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[mass noun] Morally correct behaviour or thinking; righteousness:‘Mattie is a model of rectitude’
righteousness, goodness, virtue, moral virtue, morality, honour, honourableness, integrity, principle, probity, honesty, right-mindedness, trustworthiness, truthfulness, uprightness, upstandingness, good character, scrupulousness, decency, fairness, equity, justiceprinciples, ethicsView synonyms
- ‘It brings a whole new meaning to moral rectitude.’
- ‘If more nudity is the conduit by which these ends are achieved, then so be it, and to hell with moral rectitude.’
- ‘He now seems more than ever convinced of his own rectitude, more certain that his words and actions are necessarily benevolent.’
- ‘Suffering does not necessarily confer saintliness or rectitude.’
- ‘We also stand for fiscal rectitude and law and order.’
- ‘There has been no catharsis of moral or strategic rectitude.’
- ‘The emphasis here is on exemplary, individual acts of moral protest, not on ideological rectitude.’
- ‘And if they did not know it - if they were genuinely convinced of their own rectitude - can we call them evil?’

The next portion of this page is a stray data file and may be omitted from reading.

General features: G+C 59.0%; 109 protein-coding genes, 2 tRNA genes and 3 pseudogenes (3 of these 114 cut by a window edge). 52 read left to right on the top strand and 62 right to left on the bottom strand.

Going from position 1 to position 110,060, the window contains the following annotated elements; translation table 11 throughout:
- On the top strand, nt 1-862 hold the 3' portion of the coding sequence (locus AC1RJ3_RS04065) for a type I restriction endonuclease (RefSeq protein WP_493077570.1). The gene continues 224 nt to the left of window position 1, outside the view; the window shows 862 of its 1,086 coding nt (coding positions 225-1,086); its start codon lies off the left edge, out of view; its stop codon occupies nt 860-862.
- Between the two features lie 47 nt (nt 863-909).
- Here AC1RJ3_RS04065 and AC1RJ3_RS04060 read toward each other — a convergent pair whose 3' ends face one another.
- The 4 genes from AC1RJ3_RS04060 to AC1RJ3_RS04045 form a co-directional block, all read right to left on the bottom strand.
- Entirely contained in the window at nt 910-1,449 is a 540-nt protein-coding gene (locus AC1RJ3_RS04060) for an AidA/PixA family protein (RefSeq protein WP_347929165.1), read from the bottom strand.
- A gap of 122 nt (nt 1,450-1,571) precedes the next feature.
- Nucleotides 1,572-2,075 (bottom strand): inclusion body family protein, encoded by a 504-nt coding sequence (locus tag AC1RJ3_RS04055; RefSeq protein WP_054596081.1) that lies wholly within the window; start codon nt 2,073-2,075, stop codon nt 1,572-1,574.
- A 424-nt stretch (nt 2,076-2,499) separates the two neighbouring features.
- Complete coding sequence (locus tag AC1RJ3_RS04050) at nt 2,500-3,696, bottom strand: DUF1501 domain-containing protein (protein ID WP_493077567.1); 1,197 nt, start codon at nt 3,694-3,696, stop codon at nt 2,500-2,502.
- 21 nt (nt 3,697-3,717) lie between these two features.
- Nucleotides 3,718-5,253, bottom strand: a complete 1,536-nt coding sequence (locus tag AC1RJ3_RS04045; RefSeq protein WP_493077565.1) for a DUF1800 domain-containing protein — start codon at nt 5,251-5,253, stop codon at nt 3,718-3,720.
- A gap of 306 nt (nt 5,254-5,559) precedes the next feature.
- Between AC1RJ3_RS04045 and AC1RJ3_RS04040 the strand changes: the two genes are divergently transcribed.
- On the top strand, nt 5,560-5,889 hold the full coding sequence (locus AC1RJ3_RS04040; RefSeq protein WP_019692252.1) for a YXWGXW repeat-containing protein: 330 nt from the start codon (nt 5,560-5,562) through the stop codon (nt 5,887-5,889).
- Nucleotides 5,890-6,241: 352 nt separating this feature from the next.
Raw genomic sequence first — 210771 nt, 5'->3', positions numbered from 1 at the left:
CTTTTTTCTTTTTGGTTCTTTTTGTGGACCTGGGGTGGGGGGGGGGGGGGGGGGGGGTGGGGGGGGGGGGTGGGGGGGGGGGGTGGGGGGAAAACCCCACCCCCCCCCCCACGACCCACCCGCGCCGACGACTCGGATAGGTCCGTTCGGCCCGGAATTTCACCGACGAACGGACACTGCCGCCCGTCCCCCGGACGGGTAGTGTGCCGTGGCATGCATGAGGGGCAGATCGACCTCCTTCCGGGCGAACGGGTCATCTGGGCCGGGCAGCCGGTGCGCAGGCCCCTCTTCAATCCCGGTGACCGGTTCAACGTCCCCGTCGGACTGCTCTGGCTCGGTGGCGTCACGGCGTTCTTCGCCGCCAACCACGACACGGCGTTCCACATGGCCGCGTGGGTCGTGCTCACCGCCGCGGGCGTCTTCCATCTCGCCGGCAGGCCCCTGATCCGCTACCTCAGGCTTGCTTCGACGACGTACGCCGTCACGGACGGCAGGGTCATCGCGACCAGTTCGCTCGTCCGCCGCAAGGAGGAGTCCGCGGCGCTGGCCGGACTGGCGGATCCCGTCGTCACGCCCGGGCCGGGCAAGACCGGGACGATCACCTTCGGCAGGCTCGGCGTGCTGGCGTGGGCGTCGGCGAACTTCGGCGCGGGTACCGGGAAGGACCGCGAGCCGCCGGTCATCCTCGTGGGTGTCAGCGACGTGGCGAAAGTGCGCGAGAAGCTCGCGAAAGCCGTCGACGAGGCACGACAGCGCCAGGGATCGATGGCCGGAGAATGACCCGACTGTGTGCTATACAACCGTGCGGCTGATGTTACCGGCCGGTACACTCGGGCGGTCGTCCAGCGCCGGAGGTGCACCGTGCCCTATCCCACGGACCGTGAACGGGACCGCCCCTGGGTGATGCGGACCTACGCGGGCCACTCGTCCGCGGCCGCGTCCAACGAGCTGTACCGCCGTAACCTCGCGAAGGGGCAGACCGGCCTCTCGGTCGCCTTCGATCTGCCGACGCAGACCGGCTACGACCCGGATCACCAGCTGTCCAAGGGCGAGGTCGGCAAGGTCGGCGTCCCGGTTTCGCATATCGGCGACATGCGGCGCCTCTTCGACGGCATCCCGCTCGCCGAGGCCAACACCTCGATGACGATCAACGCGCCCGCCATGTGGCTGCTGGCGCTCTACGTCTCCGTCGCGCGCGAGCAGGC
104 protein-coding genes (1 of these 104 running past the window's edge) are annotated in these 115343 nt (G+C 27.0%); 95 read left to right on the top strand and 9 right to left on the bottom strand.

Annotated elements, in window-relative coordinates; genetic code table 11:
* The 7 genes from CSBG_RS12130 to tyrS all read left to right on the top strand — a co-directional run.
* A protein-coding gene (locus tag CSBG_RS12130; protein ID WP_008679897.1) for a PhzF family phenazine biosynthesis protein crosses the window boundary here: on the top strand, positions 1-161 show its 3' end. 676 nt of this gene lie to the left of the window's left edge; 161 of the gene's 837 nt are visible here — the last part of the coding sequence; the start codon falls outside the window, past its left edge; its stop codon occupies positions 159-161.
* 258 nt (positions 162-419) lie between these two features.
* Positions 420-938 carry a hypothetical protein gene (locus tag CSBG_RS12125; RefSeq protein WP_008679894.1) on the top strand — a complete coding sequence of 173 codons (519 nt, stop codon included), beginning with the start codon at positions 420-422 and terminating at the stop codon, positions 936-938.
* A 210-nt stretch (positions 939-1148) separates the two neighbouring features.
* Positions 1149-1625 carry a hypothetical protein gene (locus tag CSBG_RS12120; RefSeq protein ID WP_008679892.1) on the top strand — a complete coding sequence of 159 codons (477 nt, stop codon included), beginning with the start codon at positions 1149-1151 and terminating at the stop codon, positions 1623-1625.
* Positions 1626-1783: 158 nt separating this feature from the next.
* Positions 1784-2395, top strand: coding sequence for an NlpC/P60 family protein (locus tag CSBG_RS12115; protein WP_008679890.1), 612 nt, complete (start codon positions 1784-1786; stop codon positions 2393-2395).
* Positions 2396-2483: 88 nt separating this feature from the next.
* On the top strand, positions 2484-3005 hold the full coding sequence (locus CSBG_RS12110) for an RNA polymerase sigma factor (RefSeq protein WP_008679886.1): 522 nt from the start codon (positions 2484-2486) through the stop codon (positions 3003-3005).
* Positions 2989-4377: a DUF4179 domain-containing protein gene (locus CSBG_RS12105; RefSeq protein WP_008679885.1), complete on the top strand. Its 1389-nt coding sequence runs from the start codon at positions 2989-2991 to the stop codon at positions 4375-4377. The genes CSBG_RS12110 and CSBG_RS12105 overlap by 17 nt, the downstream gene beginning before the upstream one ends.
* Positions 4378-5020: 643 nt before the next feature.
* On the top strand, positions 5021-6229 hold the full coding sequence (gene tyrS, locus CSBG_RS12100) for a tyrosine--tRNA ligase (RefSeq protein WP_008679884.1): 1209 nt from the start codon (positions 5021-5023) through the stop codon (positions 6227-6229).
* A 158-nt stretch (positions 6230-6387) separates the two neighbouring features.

- ‘It is therefore about American self-respect, rightness, and a sense of moral rectitude.’
- ‘However they range from the model of rectitude to the reprobate, from the intellectual to the ignorant, we vary more.’
- ‘In recent years, Japan, once a model of fiscal rectitude, spent wildly on public works projects in an effort to stimulate the economy.’
- ‘That doesn't sound at all like a person convinced of his own rectitude.’
- ‘In class they would study hard; in the dorms they would be models of rectitude and self-discipline.’
- ‘They will, however, be loath to permit deviant minorities to wander from widely acknowledged paths of rectitude.’
- ‘One excellent way to forget it is to focus with righteous rectitude on the evils of others while focusing on the nobility of oneself.’
- ‘He is a model of moral rectitude, unabashed pragmatism, voluminous machismo and carnal fortification.’
- ‘Is there another group that seeks the path of rectitude and moderation with the same fervor?’
- ‘She's high-strung, suspicious and full of moral rectitude.’
- ‘The ‘devoting’ of the people to God was a demonstration of the divine rectitude and justice.’
- ‘We know that he has the moral rectitude to stand up to the vilest attacks and pressure.’
Late Middle English (denoting straightness): from Old French, from late Latin rectitudo, from Latin rectus right, straight.
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